Pudge Rodriguez has become only the second catcher in history to be voted into the Baseball Hall of Fame on his first ballot and the first true Texas Ranger to be eternally enshrined in Cooperstown. From the day Tom Grieve signed him as a 16-year-old out of Puerto Rico, throughout his extraordinary 13 years in Arlington, to his service now in the team’s front office, Ivan Rodriguez has always been in the top two or three of anybody’s list of all-time most popular players in Rangers franchise history. Pudge embodied the Rangers’ dramatic shift in the early ’90s to sign and develop their own players, becoming the face of the franchise and the heart and soul of the 1996 team that captured the Rangers’ first ever division championship and playoff appearance. Two more division crowns and an A.L. MVP award before the end of the decade, and Pudge solidified himself as an icon. His skills and stats are undeniable. But his fiery intensity, his electric smile, his feel-good story, and his devotion to the home-town team make it difficult to argue for anybody ahead of him in any list of all-time Rangers greats.
During his 21-year-career, Pudge was Johnny Bench, his hero, with a better bat. He hit .296 with 311 home runs and 1,332 RBIs. He won thirteen Gold Gloves, a record for a catcher. He appeared in fourteen All Star Games, another record for a catcher. He won seven Silver Sluggers and that league MVP award in ’99. He threw out the highest percentage of base-stealers in Major League Baseball history — he would absolutely shut down an opponent’s running game — teams stopped trying. And he started a record 2,543 games at its most demanding position — 44 more games than the original “Pudge,” Carlton Fisk.
I was privileged to personally watch and professionally cover Pudge Rodriguez from the rickety press box at old Arlington Stadium in the early ’90s to the champagne-drenched clubhouse under The Ballpark in Arlington during the late ’90s. I never used much of his sound during our sportscasts — his English never really translated. But I was always drawn to Pudge, like everybody, and wanted to be around him and talk to him.
His intensity was intoxicating. And unusual.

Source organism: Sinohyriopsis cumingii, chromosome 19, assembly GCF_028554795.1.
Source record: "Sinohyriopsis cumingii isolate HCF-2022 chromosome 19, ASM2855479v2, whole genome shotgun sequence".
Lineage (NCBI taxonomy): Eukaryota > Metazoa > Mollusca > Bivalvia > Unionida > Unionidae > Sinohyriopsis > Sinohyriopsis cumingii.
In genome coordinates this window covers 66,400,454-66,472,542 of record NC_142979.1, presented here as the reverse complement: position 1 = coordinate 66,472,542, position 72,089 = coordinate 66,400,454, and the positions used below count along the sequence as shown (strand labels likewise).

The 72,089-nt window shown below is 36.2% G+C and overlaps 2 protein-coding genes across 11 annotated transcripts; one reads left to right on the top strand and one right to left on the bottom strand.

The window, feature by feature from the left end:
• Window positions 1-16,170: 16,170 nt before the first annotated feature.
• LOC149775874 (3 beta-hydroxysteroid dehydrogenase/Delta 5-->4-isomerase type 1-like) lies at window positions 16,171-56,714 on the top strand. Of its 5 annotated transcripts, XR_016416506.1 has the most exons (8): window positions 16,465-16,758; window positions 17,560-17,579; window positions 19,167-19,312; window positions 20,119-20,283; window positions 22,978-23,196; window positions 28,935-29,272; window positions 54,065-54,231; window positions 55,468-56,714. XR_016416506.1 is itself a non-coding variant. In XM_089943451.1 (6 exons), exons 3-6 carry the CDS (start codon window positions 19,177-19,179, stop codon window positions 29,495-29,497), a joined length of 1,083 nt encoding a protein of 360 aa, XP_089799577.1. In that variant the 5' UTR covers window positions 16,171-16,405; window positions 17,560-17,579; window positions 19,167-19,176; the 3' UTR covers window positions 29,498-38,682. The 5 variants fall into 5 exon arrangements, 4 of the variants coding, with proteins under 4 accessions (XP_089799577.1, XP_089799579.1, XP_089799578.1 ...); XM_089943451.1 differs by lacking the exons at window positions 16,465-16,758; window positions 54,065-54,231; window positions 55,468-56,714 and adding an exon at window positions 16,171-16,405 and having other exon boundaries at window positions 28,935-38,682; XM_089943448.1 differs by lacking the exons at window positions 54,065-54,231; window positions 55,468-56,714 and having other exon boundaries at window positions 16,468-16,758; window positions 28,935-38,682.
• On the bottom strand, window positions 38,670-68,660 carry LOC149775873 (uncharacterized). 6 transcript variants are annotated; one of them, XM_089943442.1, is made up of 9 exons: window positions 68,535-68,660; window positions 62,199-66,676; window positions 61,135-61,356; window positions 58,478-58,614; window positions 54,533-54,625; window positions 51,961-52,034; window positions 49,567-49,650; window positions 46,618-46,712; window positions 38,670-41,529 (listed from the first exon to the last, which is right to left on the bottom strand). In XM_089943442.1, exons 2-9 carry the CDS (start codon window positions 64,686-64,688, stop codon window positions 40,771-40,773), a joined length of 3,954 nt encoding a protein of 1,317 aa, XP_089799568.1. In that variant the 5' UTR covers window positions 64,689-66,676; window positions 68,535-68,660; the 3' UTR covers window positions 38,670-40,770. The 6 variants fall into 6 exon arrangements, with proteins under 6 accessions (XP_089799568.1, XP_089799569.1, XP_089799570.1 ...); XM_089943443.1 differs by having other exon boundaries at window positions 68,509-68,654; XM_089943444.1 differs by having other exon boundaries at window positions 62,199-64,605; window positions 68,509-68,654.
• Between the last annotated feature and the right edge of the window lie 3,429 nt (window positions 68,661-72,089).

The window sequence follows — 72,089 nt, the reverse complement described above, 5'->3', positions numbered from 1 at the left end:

Baseball is a 162-game marathon. Baseball players don’t get too caught up in individual wins and losses. You can’t afford to get too high or too low. Nobody can maintain that over a six-months season. But Pudge lived and died with every single win and loss. That infectious smile and laugh was especially ramped up after wins and his anger and devastation was evident after every loss. After a tough loss he would almost block his locker from reporters like he blocked home plate from opponents. He didn’t say you couldn’t come over, but the look on his face told you to think long and hard before you did. But after a win, there was nobody more fun to be around.
I don’t know if Rodriguez ever used steroids during those late ’90s championship seasons. His name does not appear anywhere in the Mitchell Report like his teammates Juan Gonzales and Rafael Palmeiro. Because the Rangers are my favorite team and Pudge is my favorite Ranger, I tend to believe he’s clean while, at the same time, maintaining a healthy acknowledgement that, maybe, he’s not. But he was so fun to watch, so integral to the team’s transition from laughingstock to perennial World Series contender, so talented.
Hall of Famers Ferguson Jenkins and Gaylord Perry spent some time with the Rangers late in their careers. Nolan Ryan was the first player and, up until now, the only player to don the Texas Rangers’ cap in the Hall. Yes, he legitimized the franchise late in his career and brought it much needed attention and validity. He’s legendary; a Rangers icon for whom we’ll always be grateful.
But when Pudge Rodriguez goes into Cooperstown on July 20, he’ll be wearing a red Rangers cap. And he’ll be the very first true Ranger — top to bottom, through and through — to do so.